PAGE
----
Whitmer and d’Ayr agree that friction between the progressives and establishment members came to a head in May, when they say West changed the party’s agreed-upon platform to remove several pro-Palestine planks without a new vote. Both spoke out against the decision publicly, even calling an executive board meeting, which West allegedly refused to attend, where the progressive majority formally opposed the move.

West and the Nevada State Democratic Party refused to recognize this opposition or even explain the change, d’Ayr and Whitmer said. West allegedly made the switch after receiving an angry phone call from “an elected official,” d’Ayr and Whitmer said.

“Progressives feel we need more representation and input, so we were heavily involved in these plank proposals,” Whitmer said. “We want to support Democrats, but we want them to support our principles and the principles of the people.”

Whitmer said she worked to keep more than 1,000 of her fellow Sanders delegates as active members of the party, saying Biden and other Democratic candidates within this state will need progressives’ support in November. This group ran a progressive slate for the 10 vacant positions on the state party’s executive board, winning nine of them, including a victory over Kimball.

Progressives now hold a majority on both the state and county boards. Whitmer soundly beat out Nevada State Democratic Party Chairman William McCurdy II — who was backed by top elected officials including Reps. Susie Lee and Steven Horsford — to serve as chairwoman of the state’s delegation to the Democratic National Convention.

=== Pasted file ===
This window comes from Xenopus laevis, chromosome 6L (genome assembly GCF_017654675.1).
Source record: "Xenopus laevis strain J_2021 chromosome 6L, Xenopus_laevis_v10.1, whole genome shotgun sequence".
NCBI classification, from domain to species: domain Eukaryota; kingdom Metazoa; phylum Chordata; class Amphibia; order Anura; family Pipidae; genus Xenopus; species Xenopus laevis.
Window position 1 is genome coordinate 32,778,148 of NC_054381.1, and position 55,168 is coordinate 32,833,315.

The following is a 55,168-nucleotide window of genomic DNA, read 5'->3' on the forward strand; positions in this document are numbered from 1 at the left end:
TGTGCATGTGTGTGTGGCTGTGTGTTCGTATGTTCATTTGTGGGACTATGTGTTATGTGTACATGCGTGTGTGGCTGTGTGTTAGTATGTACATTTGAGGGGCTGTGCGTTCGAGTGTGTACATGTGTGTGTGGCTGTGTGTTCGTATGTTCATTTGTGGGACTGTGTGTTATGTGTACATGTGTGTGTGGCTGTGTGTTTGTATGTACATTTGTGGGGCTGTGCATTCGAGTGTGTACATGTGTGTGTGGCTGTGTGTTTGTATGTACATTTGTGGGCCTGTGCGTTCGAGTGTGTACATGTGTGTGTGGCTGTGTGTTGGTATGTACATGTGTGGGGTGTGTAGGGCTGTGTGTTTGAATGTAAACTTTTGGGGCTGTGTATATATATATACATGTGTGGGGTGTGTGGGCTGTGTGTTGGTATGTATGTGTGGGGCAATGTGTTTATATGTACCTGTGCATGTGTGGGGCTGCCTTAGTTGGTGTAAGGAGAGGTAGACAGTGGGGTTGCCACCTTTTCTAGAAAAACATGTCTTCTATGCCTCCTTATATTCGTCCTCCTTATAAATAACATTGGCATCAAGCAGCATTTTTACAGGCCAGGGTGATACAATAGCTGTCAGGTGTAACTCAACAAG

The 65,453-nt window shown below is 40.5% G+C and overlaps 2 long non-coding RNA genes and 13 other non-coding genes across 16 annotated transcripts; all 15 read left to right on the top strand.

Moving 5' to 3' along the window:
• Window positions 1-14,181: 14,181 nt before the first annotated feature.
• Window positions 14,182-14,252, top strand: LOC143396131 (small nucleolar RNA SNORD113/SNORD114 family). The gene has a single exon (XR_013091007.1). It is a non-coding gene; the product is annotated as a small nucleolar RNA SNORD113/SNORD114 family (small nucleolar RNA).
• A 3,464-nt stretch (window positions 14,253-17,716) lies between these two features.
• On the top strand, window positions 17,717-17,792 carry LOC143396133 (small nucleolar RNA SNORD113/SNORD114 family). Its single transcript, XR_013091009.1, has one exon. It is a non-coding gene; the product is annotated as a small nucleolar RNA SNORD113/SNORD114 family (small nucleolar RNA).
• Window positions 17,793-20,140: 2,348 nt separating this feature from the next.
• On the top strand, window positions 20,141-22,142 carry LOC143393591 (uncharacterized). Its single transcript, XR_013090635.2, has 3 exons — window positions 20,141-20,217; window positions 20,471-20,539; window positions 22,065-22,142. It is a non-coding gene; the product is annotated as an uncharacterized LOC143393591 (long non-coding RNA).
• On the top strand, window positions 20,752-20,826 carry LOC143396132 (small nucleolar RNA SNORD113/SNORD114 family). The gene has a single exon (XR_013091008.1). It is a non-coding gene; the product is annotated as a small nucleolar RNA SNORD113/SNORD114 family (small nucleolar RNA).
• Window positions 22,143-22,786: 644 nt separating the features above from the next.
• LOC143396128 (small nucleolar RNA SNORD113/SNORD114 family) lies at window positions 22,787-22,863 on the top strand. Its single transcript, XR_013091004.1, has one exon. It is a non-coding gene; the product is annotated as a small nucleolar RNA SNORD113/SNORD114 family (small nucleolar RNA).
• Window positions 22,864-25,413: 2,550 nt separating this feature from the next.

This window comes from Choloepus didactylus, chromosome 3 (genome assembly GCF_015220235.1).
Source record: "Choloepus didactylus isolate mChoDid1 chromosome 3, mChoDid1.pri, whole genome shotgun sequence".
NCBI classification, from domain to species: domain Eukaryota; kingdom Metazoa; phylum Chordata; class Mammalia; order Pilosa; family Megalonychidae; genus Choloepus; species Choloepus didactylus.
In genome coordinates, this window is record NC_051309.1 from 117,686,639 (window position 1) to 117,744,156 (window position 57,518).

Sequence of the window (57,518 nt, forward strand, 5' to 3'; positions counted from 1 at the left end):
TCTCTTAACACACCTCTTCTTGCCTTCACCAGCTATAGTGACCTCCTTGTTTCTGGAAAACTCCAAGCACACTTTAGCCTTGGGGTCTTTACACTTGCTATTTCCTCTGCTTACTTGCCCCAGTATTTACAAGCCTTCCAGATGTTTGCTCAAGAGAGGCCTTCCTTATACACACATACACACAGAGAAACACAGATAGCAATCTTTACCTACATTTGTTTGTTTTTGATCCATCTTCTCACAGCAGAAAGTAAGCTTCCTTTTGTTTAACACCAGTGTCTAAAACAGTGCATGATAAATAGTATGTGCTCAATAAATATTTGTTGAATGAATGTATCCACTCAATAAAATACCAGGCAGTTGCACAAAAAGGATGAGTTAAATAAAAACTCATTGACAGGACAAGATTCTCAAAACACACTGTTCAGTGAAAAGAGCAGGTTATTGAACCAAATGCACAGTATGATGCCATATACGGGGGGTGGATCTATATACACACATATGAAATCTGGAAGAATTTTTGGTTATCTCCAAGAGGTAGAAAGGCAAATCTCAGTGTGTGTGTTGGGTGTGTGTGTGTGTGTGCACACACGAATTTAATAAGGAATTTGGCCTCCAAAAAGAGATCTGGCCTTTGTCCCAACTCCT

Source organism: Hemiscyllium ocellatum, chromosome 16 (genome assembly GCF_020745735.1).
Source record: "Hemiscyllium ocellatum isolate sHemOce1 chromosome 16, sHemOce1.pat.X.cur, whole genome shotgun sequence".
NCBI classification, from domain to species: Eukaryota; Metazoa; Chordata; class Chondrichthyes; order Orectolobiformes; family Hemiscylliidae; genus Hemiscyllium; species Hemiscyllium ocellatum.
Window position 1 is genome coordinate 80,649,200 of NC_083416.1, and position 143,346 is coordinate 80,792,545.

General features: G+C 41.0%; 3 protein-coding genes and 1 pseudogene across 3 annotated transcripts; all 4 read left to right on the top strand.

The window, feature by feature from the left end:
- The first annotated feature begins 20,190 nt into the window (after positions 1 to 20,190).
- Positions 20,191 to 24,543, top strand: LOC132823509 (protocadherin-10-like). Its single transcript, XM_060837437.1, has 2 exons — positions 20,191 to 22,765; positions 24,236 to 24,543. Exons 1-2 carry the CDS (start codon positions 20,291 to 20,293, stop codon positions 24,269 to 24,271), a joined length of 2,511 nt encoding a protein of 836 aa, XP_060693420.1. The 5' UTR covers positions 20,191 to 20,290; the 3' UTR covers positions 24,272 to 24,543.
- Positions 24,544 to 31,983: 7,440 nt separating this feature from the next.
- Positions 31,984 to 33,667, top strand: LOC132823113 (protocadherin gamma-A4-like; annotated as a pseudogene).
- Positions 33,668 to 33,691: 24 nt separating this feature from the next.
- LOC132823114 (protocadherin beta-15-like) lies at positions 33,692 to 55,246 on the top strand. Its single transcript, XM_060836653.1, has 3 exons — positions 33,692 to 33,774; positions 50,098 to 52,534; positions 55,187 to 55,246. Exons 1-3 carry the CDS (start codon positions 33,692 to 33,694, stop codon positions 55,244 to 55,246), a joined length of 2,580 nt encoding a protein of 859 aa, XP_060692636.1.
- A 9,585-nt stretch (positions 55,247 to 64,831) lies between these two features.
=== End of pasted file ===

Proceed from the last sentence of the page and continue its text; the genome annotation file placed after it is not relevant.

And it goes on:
Former Senate Majority Leader Harry Reid held that post in 2016.

Sour grapes?

“The state party should be happy about this,” Whitmer said. “They accuse us of not wanting to do the work to get Democrats elected. But once we won, we now see these resignations because they don’t want to work with us.”

She said Nevada progressives have been organizing for years to ensure a new level of cooperation with the establishment Democrats in charge of the local, state and national parties.

“Our primary goal was for everyone to have a seat at the table, and now we’ve earned it,” Whitmer said.

State party spokeswoman Molly Forgey said she looked forward to working with d’Ayr and the remaining county executive board members, saying McCurdy and state party leadership have worked hard since 2017 to “build a platform of unity” after a bitterly contested 2016 primary season.

Forgey said the new makeup of the county and state executive boards makes sense given Sanders success in Nevada. McCurdy recently held a digital meetup with the state board to welcome them, she added.

She said the party has worked to include progressives in leadership and policymaking roles. One of its Democratic National Committee members, Alex Goff, was a Sanders delegate in 2016, for example.

“We have worked to include both progressive and moderate voices, and our party is reflective of that,” Forgey said.

Contact Rory Appleton at rappleton@reviewjournal.com or 702-383-0276. Follow @RoryDoesPhonics on Twitter.